Thursday, September 4, 2008

Viva la curator!

You may recall last summer’s 337 Project; before tearing down the building at 337 South 400 East right here in Salt Lake City, the owners decided to open it up to a free-for-all of artists who transformed the property into what turned out to be a mess. I wrote about it here, here, here, here, and here. While there were a couple of interesting moments, the overall result was sloppy.

Fast forward one year and behold the power of the curator. That’s right, I said curator. Artists are sometimes better when they’ve been corralled by a good curator. Case in point, the Salt Lake Art Center’s current show, Present Tense: A Post 337 Project. While this show masquerades as a review of the 337 Project, I’d bet that almost nothing currently in the Salt Lake Art center ever set foot in 337 South 400 East. Maybe the concrete spheres in Shawn Porter’s Impermanence of Containment, which by the way was one of my picks for the best works in the original project.

Here’s the amazing thing. By assigning a curator, by selectively choosing appropriate artists, by thoughtfully displaying the work, the current show at the Salt Lake Art Center is leaps and bounds better than the original project. Many of the works still maintain some of the manic nature, the chaos of the original project. But they are presented so artfully that the whole dialogue changes. In fact, was there really any dialogue in the original project? Instead, guest curator Campbell Gray gives us something to talk about. His selection of artists drives the discussion of how art changes space. The artists deserve their credit too. They deliver works that are more thoughtful than those from the original project.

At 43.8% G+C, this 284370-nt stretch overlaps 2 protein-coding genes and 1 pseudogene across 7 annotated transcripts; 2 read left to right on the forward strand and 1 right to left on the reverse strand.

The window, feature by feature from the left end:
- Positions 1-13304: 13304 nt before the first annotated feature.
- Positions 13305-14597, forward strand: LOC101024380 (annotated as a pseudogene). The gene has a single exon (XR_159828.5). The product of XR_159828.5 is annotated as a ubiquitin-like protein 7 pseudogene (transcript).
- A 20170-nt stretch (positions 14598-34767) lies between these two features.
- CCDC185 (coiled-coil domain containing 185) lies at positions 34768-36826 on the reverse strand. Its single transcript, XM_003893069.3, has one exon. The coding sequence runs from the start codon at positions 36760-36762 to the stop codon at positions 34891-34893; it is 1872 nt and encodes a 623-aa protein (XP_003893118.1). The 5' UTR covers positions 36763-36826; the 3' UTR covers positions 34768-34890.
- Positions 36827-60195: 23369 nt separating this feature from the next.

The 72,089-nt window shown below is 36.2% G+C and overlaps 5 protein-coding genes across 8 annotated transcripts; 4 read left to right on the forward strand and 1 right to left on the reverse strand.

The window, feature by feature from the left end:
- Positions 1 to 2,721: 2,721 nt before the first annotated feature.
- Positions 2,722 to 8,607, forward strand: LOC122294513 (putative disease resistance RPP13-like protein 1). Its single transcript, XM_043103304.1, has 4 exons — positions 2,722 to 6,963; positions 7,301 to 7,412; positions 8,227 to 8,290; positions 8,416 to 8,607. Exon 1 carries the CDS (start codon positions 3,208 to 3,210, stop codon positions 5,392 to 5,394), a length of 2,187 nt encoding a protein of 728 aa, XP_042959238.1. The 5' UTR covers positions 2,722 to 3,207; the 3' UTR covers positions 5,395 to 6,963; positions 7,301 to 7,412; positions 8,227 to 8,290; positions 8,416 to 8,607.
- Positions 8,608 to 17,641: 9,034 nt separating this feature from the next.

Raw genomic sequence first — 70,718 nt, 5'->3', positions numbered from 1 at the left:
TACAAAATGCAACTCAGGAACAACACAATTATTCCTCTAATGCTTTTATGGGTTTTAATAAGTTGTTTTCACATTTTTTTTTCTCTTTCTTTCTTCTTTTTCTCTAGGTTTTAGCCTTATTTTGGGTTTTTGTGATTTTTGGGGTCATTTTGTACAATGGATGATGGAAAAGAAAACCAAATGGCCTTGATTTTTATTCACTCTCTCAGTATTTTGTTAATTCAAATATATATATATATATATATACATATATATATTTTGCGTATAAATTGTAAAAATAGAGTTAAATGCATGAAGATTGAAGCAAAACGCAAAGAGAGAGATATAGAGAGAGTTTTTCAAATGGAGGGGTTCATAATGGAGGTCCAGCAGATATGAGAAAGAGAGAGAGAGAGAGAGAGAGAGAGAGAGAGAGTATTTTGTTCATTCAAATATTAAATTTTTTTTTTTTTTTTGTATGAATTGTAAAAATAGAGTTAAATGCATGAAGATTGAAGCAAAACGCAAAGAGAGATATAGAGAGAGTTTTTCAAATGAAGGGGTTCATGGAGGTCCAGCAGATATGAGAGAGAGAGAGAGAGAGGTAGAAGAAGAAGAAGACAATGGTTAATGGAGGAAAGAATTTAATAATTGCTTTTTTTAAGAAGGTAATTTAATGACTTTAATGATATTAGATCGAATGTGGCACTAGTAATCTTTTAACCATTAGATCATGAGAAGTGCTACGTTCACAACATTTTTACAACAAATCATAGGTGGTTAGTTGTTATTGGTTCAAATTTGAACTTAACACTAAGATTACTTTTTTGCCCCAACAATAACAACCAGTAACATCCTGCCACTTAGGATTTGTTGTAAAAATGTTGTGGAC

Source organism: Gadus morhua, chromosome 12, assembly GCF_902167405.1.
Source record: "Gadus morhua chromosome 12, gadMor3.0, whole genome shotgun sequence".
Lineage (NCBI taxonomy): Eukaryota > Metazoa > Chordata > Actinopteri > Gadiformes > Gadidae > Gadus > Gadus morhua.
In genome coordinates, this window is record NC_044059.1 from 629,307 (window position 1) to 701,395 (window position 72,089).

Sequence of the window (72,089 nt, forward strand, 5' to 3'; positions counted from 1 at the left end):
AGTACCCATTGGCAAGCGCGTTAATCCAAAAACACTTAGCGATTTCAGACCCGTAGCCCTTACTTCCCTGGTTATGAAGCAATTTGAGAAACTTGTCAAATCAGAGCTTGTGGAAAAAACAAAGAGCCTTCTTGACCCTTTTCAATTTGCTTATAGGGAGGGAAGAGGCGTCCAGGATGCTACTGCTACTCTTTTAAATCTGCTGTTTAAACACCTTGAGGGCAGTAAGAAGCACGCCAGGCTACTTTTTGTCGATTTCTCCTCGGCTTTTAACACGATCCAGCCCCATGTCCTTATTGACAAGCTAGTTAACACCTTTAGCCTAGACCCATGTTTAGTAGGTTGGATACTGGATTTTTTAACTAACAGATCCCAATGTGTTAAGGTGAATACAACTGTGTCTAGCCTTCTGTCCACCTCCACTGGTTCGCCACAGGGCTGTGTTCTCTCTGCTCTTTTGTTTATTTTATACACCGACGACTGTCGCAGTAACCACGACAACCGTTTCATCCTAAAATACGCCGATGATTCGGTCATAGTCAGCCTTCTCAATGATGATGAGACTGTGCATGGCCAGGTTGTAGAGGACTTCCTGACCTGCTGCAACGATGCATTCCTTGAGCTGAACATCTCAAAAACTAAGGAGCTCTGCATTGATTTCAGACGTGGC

Here are few of my favorites:
  • Master Blaster’s Big Day, Trent Call and Shri Whipple’s large, candy-colored canvases that can be viewed with 3-D glasses for added effect.
  • Dave Dornan’s The Garden maintains an attitude of street art but with a decidedly sophisticated edge.
  • American Mandala by Dessi Price doesn’t need the “sofa, coffee table, and bowls.” The kaleidoscope canvas with drawn fast-food logos is delicious on its own.
  • Impermanence of Change by Shawn Porter looks glad to have escaped 337 South 400 East. It was good before. It’s better now.
  • And my pick for the best piece in the show, Benjamin Wiemeyer’s Self Titled featuring “latex on Tyvek, walnut, steel, 12v. battery, winch.” I can’t explain it. You should see it.
Present Tense: A Post 337 Project is on view at the Salt Lake Art Center until September 27. Go now. It’s free.

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